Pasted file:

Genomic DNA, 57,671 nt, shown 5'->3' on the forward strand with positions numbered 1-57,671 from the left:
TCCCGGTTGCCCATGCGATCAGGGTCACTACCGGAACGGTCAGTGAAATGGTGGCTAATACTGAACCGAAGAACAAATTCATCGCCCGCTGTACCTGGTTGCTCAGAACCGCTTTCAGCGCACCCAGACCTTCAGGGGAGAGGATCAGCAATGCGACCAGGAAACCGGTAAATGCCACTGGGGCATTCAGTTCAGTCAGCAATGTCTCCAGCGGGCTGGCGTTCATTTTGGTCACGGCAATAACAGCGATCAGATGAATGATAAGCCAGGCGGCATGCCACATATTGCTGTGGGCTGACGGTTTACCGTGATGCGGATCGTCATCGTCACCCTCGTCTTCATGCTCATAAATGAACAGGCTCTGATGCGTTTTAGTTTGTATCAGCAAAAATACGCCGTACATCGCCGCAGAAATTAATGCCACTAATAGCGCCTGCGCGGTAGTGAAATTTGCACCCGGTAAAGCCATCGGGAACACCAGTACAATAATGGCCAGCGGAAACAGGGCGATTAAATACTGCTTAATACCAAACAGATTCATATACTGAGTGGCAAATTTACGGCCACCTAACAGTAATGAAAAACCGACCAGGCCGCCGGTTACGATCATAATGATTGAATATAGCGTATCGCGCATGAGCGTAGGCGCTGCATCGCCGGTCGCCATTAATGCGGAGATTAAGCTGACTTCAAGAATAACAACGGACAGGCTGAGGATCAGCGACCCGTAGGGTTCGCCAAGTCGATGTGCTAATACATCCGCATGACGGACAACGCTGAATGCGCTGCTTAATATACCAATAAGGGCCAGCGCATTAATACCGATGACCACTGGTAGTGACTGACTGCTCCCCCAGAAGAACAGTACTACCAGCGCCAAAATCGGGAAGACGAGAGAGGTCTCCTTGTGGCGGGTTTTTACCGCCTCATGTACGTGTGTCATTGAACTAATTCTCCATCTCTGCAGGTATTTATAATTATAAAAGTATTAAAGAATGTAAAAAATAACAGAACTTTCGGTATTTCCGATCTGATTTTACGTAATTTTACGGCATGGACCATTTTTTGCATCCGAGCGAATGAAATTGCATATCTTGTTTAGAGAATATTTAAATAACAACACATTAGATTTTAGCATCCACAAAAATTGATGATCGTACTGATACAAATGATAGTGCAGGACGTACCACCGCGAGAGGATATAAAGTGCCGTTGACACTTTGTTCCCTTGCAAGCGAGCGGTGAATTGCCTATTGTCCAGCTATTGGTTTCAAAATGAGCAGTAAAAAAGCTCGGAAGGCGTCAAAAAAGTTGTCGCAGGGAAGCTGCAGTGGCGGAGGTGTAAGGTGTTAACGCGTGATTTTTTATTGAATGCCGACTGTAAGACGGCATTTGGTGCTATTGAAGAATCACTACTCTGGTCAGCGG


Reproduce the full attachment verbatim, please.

Genomic DNA, 57,671 nt, shown 5'->3' on the forward strand with positions numbered 1-57,671 from the left:
TCCCGGTTGCCCATGCGATCAGGGTCACTACCGGAACGGTCAGTGAAATGGTGGCTAATACTGAACCGAAGAACAAATTCATCGCCCGCTGTACCTGGTTGCTCAGAACCGCTTTCAGCGCACCCAGACCTTCAGGGGAGAGGATCAGCAATGCGACCAGGAAACCGGTAAATGCCACTGGGGCATTCAGTTCAGTCAGCAATGTCTCCAGCGGGCTGGCGTTCATTTTGGTCACGGCAATAACAGCGATCAGATGAATGATAAGCCAGGCGGCATGCCACATATTGCTGTGGGCTGACGGTTTACCGTGATGCGGATCGTCATCGTCACCCTCGTCTTCATGCTCATAAATGAACAGGCTCTGATGCGTTTTAGTTTGTATCAGCAAAAATACGCCGTACATCGCCGCAGAAATTAATGCCACTAATAGCGCCTGCGCGGTAGTGAAATTTGCACCCGGTAAAGCCATCGGGAACACCAGTACAATAATGGCCAGCGGAAACAGGGCGATTAAATACTGCTTAATACCAAACAGATTCATATACTGAGTGGCAAATTTACGGCCACCTAACAGTAATGAAAAACCGACCAGGCCGCCGGTTACGATCATAATGATTGAATATAGCGTATCGCGCATGAGCGTAGGCGCTGCATCGCCGGTCGCCATTAATGCGGAGATTAAGCTGACTTCAAGAATAACAACGGACAGGCTGAGGATCAGCGACCCGTAGGGTTCGCCAAGTCGATGTGCTAATACATCCGCATGACGGACAACGCTGAATGCGCTGCTTAATATACCAATAAGGGCCAGCGCATTAATACCGATGACCACTGGTAGTGACTGACTGCTCCCCCAGAAGAACAGTACTACCAGCGCCAAAATCGGGAAGACGAGAGAGGTCTCCTTGTGGCGGGTTTTTACCGCCTCATGTACGTGTGTCATTGAACTAATTCTCCATCTCTGCAGGTATTTATAATTATAAAAGTATTAAAGAATGTAAAAAATAACAGAACTTTCGGTATTTCCGATCTGATTTTACGTAATTTTACGGCATGGACCATTTTTTGCATCCGAGCGAATGAAATTGCATATCTTGTTTAGAGAATATTTAAATAACAACACATTAGATTTTAGCATCCACAAAAATTGATGATCGTACTGATACAAATGATAGTGCAGGACGTACCACCGCGAGAGGATATAAAGTGCCGTTGACACTTTGTTCCCTTGCAAGCGAGCGGTGAATTGCCTATTGTCCAGCTATTGGTTTCAAAATGAGCAGTAAAAAAGCTCGGAAGGCGTCAAAAAAGTTGTCGCAGGGAAGCTGCAGTGGCGGAGGTGTAAGGTGTTAACGCGTGATTTTTTATTGAATGCCGACTGTAAGACGGCATTTGGTGCTATTGAAGAATCACTACTCTGGTCAGCGG